Phillip: [00:21:44] That's the problem. Is it really a live stream anymore? Is that a different form of media? And this is the thing I've been musing on is the way that we sell has to evolve to the culture of the customer that we're trying to attract. And I just think the culture is moving at a pace where we're just very bored very quickly. I don't know if live in the West can withstand even if it's to watch someone in Palm Beach lighting up a candle that you cannot smell. I don't know at what point the content is actually good enough to hold your attention.

Brian: [00:22:21] Right. Long form is not dead, but it's got to be really good. It's got to be really good. Or I mean, I am going to watch the upcoming for our record breaking Scorsese movie. But it may or may not hold the next generation's attention the way that it would the way that I know it's going to hold mine.

Phillip: [00:23:21] We had one way that you can do that is you can break it up with intermissions, right? You could take a long event like a Scorsese movie and maybe pack in, you know, an obvious break in the content.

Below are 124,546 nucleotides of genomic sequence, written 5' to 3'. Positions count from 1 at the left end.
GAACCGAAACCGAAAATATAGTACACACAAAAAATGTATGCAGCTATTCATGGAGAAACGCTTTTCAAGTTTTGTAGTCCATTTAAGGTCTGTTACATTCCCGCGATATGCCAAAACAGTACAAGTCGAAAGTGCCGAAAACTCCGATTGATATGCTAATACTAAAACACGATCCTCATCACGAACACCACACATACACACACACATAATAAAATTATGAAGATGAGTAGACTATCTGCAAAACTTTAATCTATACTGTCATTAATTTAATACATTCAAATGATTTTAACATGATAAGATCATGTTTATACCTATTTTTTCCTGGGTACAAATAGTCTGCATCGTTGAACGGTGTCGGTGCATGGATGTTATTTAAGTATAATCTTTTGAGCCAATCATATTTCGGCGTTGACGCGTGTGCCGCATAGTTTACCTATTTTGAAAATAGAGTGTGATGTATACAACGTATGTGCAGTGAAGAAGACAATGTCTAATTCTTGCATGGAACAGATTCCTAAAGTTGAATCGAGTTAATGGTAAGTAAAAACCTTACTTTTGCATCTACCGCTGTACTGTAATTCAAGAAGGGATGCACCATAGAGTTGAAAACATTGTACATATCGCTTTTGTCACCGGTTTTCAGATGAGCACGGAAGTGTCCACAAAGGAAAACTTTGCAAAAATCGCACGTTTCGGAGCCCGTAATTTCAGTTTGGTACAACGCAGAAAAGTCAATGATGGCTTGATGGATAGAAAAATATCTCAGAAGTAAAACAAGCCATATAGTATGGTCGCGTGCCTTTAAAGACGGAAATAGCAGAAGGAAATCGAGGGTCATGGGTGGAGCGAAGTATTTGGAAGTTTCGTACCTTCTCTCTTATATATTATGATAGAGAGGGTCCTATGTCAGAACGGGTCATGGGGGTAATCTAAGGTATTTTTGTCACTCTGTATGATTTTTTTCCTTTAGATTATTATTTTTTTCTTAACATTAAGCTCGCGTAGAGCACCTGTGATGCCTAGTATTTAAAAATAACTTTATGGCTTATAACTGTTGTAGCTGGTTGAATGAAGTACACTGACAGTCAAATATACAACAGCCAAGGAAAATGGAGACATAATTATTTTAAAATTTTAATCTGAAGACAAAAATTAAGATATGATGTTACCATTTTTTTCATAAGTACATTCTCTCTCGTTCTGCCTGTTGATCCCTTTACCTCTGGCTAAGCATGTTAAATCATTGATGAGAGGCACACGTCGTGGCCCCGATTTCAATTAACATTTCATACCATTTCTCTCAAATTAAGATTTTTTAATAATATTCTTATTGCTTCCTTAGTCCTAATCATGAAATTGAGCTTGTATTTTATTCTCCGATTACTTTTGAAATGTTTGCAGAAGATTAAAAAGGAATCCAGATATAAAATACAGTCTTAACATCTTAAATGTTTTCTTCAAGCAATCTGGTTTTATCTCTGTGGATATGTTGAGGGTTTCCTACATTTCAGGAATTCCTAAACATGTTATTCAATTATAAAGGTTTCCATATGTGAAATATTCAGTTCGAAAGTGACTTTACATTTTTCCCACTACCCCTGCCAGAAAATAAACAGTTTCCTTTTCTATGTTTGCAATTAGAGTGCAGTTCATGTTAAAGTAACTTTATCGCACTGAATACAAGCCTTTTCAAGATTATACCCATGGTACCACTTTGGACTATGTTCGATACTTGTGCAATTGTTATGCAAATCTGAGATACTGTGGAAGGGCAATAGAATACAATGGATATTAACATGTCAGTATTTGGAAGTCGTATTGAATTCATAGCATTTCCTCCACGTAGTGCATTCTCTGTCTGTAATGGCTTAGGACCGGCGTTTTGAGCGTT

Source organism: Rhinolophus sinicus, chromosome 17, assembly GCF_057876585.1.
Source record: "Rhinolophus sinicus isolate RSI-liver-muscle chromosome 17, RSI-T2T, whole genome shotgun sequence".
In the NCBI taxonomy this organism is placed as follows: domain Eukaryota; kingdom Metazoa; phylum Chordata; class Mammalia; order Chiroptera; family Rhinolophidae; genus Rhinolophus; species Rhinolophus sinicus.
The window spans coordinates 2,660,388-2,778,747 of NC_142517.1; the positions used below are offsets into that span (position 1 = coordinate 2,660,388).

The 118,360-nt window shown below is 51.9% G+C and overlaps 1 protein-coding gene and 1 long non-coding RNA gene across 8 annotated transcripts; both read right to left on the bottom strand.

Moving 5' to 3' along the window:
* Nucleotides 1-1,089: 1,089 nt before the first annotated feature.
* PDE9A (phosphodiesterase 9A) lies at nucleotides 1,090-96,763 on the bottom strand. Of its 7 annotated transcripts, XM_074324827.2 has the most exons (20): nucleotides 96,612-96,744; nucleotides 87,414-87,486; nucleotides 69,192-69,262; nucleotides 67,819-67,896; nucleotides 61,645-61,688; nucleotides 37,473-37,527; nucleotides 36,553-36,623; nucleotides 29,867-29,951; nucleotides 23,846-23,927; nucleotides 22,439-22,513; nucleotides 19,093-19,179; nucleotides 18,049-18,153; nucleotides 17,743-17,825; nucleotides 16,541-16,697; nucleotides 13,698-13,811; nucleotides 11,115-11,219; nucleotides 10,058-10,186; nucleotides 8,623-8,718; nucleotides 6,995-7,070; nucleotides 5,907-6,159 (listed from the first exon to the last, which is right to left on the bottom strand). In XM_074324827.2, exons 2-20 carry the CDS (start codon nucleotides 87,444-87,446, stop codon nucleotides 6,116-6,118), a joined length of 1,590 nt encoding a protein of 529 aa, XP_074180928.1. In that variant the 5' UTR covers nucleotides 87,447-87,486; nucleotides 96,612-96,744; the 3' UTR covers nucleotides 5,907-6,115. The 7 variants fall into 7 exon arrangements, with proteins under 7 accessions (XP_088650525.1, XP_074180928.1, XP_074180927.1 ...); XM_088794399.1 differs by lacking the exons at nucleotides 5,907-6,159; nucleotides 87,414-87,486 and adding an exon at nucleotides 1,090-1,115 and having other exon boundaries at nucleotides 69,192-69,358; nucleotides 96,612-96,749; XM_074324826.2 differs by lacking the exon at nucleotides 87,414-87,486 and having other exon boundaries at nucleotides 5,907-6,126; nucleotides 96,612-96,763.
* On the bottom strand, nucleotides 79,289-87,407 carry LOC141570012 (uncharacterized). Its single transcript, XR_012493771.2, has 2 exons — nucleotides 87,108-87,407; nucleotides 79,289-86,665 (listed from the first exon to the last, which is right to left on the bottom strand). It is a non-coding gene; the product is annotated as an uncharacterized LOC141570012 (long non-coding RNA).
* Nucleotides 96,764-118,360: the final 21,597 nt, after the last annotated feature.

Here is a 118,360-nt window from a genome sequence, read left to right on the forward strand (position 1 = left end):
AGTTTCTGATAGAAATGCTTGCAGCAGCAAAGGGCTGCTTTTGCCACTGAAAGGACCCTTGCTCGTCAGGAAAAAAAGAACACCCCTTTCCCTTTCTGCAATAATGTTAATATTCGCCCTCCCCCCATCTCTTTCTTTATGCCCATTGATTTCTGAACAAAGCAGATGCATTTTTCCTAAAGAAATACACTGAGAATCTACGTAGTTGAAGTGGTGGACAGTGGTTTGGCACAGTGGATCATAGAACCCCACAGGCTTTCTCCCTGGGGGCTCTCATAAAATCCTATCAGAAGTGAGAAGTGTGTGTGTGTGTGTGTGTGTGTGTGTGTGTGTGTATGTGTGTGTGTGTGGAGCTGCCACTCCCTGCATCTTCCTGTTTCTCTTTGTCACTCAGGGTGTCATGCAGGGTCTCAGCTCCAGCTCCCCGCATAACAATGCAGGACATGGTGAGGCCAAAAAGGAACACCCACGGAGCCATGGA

Brian: [00:23:34] Isn't that what a Netflix series basically is? Just one long Scorsese movie with a bunch of breaks because people just watch it. Just skip to the next episode. Next up, I mean, I did that with Beef. Beef was that way for me. It was like a giant A24 movie. I'm just going to I'm.

Phillip: [00:23:50] Going to pause right here. That is a luxury that we don't realize that we have. I don't know. I think maybe it's part of my perspective is [00:24:04] the way that we buy is changing dramatically. And I think that folks make less concerted purchases of a higher order value based on this really brief calculus of what kind of a product it is, where you are in your need for that product. [00:24:24] Again, cookware is the kind of thing that maybe is such an infrequent purchase that you have a greater sense of openness. Anything could be better than what you have at the moment. And so you have this openness or willingness to try something new and maybe, I don't know, maybe actually we'll see this resurgence. I think actually live stream might work really well now that I'm thinking about it.

Brian: [00:24:54] You're like, "Wait, hold up."

Phillip: [00:24:56] For a cookware brand. I used to watch the Ron Popeil infomercials. Did you ever watch those?